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Points of View
The Calm After the Storm
My Point of View, October, 2007
© Rabbi Jack Moline

Residents of places that are in the path of hurricanes will tell you that the most beautiful weather of the year is always the day after the hurricane passes. The ominous clouds and overwhelming humidity of the hours before the storm give way to high winds, torrential rains and (unfortunately) destruction, but in the aftermath of the hurricane, there is an astonishing clarity and peacefulness crystal blue skies and near-perfect temperatures.

The meteorological reasons for that phenomenon are for someone else to explain, but the metaphor for the month of Cheshvan is for me to exploit. Our whirlwind of activity thankfully not destructive of anything worse than a regular schedule of work that places seven days of holiday plus three Shabbatot in a three-week period gives way suddenly to a month that seems eerily peaceful and ordinary. I always feel the desire to slip into a comfortable day-to-day routine and leave behind the reminders of the joyful but exhausting season past. (Maybe that's why it takes so long to take down the sukkah!)

Just as the sunshine and light breezes do not erase the power of the storm, the regular pattern of six days followed by Shabbat ought not obliterate the power of the holidays. Our energy for prayer and baking, atoning and cooking may be on the wane, but unlike the hurricane, the holidays offer us lessons and inspiration that can carry us through not only to Chanukkah, but all the way to Pesach, six months on the horizon.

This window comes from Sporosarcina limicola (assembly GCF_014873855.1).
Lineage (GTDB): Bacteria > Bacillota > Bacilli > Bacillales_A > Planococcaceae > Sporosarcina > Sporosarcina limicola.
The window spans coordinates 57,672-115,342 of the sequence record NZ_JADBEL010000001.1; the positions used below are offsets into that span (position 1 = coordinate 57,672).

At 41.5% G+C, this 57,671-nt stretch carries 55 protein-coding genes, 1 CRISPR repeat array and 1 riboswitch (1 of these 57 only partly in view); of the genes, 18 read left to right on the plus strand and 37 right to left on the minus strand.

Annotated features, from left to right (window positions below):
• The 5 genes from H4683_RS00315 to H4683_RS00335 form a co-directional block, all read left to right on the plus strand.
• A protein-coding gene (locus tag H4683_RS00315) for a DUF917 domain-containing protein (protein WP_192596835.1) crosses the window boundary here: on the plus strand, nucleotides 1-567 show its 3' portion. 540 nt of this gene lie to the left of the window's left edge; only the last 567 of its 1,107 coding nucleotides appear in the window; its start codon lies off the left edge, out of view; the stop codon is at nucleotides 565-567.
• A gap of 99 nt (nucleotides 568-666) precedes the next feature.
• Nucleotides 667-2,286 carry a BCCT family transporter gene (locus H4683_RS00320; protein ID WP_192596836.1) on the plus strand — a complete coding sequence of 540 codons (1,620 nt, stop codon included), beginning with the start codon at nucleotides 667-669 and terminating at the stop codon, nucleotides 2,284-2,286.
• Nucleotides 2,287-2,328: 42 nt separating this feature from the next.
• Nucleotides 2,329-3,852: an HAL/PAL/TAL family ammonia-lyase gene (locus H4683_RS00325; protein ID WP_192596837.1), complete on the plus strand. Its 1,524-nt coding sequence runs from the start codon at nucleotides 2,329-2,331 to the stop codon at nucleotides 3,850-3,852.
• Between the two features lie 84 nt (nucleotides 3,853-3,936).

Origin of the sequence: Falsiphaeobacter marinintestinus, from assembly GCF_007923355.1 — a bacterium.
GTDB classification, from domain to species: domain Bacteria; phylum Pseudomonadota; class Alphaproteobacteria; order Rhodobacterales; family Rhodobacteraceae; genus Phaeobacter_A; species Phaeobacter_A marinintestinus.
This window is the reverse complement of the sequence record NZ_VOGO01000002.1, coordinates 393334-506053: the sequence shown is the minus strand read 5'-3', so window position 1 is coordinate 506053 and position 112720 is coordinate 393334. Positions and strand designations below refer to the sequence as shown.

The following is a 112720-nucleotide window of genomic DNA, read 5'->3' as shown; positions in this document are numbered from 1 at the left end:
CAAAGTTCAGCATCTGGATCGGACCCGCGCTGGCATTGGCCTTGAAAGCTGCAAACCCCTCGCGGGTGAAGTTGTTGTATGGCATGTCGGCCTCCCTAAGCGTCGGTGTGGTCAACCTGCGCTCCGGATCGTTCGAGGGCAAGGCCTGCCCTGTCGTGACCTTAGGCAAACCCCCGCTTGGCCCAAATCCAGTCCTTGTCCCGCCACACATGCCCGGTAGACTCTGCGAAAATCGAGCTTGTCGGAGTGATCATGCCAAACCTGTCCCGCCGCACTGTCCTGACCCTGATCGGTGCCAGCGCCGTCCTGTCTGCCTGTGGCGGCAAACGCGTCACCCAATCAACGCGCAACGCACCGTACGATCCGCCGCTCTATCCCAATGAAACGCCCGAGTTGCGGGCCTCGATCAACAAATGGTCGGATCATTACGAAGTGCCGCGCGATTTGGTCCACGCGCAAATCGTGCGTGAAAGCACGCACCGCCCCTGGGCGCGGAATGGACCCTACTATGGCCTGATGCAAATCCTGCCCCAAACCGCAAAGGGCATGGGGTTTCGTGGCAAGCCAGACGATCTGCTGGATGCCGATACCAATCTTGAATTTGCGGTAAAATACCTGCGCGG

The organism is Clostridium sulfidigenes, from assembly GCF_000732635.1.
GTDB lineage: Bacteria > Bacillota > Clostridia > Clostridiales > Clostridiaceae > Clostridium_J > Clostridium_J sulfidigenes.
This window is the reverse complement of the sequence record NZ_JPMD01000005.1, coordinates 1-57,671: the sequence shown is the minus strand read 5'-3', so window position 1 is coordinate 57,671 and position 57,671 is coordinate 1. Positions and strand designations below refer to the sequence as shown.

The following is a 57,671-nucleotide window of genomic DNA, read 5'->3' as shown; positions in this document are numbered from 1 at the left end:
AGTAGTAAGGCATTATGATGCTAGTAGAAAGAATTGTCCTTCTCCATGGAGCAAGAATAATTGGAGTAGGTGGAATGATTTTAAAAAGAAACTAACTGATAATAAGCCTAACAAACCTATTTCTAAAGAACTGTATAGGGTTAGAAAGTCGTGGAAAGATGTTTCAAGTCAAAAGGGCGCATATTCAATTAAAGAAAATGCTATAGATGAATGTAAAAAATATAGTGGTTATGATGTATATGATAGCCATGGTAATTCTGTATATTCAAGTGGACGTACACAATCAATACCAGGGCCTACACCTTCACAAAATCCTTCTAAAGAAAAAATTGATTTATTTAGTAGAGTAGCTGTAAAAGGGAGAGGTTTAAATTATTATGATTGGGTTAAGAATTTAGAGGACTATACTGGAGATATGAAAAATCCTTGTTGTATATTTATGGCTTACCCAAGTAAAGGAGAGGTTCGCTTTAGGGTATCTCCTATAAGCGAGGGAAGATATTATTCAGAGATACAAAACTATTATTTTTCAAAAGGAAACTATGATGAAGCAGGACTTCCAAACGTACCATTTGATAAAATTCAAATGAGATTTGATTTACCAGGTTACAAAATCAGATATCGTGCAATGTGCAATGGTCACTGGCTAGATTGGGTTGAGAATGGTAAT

Carry with you into the bleakness of late fall and winter the sense of excitement that surrounds the call of the shofar. Hold close as the days get darker for longer the warmth and light that comes with the feeling of forgiveness. Grab tightly as leaves fall and chill winds blow the joy and satisfaction of the bounty of the harvest. And with whatever energy remains after the long walk through Tishrei, search out the opportunities for community with friends and communion with God that animated the early weeks of the new year as you stroll through Cheshvan and Kislev.

There is a tradition to refer to the month of Cheshvan as "Mar-cheshvan," that is, "bitter Cheshvan" because there are no holidays. I never use that term. To me, Cheshvan holds the special delight of time to create a joyful world of the every-day. I hope it does the same for you.

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